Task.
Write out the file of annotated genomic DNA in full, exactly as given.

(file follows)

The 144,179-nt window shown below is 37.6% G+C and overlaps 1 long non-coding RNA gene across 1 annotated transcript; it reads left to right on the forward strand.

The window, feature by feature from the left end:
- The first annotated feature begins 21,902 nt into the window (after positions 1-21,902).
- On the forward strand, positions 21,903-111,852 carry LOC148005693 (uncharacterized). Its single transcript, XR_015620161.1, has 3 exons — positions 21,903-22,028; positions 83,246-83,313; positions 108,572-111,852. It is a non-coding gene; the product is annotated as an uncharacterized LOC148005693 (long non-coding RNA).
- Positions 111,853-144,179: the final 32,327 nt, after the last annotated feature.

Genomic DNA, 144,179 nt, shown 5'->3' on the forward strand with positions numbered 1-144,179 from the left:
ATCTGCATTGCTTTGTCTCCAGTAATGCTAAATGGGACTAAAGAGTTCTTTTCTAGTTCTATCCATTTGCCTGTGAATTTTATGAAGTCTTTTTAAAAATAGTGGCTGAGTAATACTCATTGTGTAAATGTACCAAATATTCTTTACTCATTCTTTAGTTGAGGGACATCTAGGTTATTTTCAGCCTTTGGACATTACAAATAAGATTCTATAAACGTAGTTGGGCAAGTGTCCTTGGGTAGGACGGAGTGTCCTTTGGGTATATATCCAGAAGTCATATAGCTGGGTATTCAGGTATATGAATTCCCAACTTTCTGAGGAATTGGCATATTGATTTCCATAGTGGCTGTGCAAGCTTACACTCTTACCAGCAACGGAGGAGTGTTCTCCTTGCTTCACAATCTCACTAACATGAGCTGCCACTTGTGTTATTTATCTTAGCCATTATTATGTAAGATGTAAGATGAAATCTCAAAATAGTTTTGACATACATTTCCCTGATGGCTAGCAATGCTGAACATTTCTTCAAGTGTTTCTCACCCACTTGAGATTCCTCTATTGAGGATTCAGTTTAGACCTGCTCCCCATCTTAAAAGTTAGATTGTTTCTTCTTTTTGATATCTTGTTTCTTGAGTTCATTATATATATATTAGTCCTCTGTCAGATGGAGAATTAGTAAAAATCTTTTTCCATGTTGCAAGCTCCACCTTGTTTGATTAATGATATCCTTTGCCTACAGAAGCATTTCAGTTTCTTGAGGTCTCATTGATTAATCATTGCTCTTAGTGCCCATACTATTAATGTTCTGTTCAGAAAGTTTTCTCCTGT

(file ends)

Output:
The 144,179-nt window shown below is 37.6% G+C and overlaps 1 long non-coding RNA gene across 1 annotated transcript; it reads left to right on the forward strand.

The window, feature by feature from the left end:
- The first annotated feature begins 21,902 nt into the window (after positions 1-21,902).
- On the forward strand, positions 21,903-111,852 carry LOC148005693 (uncharacterized). Its single transcript, XR_015620161.1, has 3 exons — positions 21,903-22,028; positions 83,246-83,313; positions 108,572-111,852. It is a non-coding gene; the product is annotated as an uncharacterized LOC148005693 (long non-coding RNA).
- Positions 111,853-144,179: the final 32,327 nt, after the last annotated feature.

Genomic DNA, 144,179 nt, shown 5'->3' on the forward strand with positions numbered 1-144,179 from the left:
ATCTGCATTGCTTTGTCTCCAGTAATGCTAAATGGGACTAAAGAGTTCTTTTCTAGTTCTATCCATTTGCCTGTGAATTTTATGAAGTCTTTTTAAAAATAGTGGCTGAGTAATACTCATTGTGTAAATGTACCAAATATTCTTTACTCATTCTTTAGTTGAGGGACATCTAGGTTATTTTCAGCCTTTGGACATTACAAATAAGATTCTATAAACGTAGTTGGGCAAGTGTCCTTGGGTAGGACGGAGTGTCCTTTGGGTATATATCCAGAAGTCATATAGCTGGGTATTCAGGTATATGAATTCCCAACTTTCTGAGGAATTGGCATATTGATTTCCATAGTGGCTGTGCAAGCTTACACTCTTACCAGCAACGGAGGAGTGTTCTCCTTGCTTCACAATCTCACTAACATGAGCTGCCACTTGTGTTATTTATCTTAGCCATTATTATGTAAGATGTAAGATGAAATCTCAAAATAGTTTTGACATACATTTCCCTGATGGCTAGCAATGCTGAACATTTCTTCAAGTGTTTCTCACCCACTTGAGATTCCTCTATTGAGGATTCAGTTTAGACCTGCTCCCCATCTTAAAAGTTAGATTGTTTCTTCTTTTTGATATCTTGTTTCTTGAGTTCATTATATATATATTAGTCCTCTGTCAGATGGAGAATTAGTAAAAATCTTTTTCCATGTTGCAAGCTCCACCTTGTTTGATTAATGATATCCTTTGCCTACAGAAGCATTTCAGTTTCTTGAGGTCTCATTGATTAATCATTGCTCTTAGTGCCCATACTATTAATGTTCTGTTCAGAAAGTTTTCTCCTGT